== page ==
On the other hand, some DRM opponents see an ominous trend in the current administration's hiring of former Recording Industry Association of America (RIAA) attorneys. The RIAA, of course, is the organization that's famous (or infamous) for suing nine year old children and ninety year old grandmothers for downloading songs.

Some have noted fewer RIAA lawsuits in the news recently. What's up with that? It seems their spate of lawsuits against individuals have actually cost them more than they collected. The International Federation of the Phonographic Industry (IFPI), of which RIAA is a leading member, says the taxpayers should be the ones to pay for fighting piracy and says 2011 is the year when governments can "turn the tide" by adopting "three strikes" laws.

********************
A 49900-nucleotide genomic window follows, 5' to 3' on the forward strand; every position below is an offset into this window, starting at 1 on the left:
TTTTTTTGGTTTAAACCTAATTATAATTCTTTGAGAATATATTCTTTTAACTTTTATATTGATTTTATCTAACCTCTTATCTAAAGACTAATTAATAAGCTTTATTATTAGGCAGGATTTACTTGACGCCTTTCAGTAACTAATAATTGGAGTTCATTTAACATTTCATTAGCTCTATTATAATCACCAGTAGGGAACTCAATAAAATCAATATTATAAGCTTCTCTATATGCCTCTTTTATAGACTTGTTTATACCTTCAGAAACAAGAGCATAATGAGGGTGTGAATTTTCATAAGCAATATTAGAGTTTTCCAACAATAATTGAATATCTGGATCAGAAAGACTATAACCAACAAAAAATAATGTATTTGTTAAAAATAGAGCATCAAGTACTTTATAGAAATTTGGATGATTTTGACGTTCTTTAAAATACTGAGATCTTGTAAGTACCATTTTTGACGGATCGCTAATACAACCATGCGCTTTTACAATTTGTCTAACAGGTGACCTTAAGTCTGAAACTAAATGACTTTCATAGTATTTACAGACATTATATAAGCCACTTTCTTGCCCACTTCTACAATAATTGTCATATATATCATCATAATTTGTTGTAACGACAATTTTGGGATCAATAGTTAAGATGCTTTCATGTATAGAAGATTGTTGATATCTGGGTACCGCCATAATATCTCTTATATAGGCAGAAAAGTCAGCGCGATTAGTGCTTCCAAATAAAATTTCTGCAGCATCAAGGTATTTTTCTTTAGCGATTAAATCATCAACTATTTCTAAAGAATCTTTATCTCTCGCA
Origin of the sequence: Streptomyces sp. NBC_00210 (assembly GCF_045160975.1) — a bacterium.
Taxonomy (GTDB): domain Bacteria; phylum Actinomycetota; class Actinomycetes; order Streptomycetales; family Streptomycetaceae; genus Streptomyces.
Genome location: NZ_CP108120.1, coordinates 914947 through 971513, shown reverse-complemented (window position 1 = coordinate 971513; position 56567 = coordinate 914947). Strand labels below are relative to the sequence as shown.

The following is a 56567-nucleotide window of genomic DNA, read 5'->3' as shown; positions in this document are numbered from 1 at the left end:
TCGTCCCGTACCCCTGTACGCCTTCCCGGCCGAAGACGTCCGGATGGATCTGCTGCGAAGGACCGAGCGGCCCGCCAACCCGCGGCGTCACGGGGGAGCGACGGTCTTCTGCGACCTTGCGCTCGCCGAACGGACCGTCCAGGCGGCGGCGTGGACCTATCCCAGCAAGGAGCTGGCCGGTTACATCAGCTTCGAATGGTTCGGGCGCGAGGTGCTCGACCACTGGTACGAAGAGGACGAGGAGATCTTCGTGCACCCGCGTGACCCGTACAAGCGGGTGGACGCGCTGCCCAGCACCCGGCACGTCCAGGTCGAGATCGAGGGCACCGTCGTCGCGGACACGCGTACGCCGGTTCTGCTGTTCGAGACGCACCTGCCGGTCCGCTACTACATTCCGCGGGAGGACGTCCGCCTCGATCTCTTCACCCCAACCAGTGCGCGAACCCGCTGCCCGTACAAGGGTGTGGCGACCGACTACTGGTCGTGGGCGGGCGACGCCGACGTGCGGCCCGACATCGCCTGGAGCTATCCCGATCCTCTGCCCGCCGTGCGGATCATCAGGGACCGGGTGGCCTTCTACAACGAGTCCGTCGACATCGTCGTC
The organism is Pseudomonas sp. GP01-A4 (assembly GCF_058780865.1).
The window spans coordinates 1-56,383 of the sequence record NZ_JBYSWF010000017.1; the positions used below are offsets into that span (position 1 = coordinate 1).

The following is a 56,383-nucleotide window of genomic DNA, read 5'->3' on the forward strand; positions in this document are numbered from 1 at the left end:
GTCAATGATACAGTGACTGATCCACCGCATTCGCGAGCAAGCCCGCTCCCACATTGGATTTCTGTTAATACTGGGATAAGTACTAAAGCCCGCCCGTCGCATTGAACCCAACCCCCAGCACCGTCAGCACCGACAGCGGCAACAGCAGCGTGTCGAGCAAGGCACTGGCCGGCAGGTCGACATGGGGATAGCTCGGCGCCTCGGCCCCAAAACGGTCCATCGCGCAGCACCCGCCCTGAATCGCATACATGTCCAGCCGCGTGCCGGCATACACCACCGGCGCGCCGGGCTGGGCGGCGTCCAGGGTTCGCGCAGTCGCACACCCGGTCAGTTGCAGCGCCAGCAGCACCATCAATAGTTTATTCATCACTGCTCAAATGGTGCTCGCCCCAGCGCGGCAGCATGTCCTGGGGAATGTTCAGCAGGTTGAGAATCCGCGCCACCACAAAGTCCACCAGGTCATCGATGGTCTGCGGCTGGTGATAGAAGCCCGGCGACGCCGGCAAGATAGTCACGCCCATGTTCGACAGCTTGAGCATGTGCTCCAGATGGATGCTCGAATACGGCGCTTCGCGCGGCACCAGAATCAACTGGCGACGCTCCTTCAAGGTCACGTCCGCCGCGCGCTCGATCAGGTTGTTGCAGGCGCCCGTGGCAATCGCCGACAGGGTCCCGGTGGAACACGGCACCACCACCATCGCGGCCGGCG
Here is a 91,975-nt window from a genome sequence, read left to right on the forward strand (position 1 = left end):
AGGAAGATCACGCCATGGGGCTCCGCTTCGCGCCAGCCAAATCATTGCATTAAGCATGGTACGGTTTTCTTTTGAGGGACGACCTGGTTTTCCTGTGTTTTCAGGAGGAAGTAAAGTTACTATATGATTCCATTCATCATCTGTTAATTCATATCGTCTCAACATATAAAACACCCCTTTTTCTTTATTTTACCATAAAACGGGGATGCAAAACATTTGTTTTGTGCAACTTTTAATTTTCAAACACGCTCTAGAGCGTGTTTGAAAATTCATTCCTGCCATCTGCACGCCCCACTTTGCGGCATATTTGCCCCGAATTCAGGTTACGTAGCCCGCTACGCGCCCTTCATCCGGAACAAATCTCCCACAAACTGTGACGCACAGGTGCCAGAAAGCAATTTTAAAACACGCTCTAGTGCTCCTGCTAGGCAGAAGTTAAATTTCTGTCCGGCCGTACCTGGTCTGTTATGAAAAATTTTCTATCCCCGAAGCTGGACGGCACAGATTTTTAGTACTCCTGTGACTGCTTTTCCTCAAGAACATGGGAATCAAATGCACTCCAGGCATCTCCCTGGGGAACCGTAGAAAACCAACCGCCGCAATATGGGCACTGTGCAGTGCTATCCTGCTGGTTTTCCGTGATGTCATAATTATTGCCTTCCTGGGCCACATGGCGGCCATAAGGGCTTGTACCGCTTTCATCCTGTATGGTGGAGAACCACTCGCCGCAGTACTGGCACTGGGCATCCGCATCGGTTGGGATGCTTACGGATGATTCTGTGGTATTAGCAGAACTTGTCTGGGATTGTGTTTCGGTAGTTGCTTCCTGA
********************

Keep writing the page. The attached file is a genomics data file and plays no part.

RIAA may have revisited its lawsuit strategy, but they were in the news again recently, when their attorney sent a letter to the chairman of ICANN, the organization that manages Internet domain naming, to object to ICANN's plan to create a new .music top-level domain. RIAA seems to think the existence of such a domain name will somehow encourage music piracy.

RIAA and other anti-piracy organizations justify their hardline approach by pointing to studies such as the recent one done by a firm called MarkMonitor, which said illegal traffic on 43 file sharing sties generated 53 billion

In an interesting aside, The U.S. Supreme Court last month rejected a request by the major music companies to dismiss a lawsuit brought against them that alleges they engaged in price fixing for digital music. It appears RIAA members don't find it to be quite as much fun to be the ones being sued, rather than the ones doing the suing.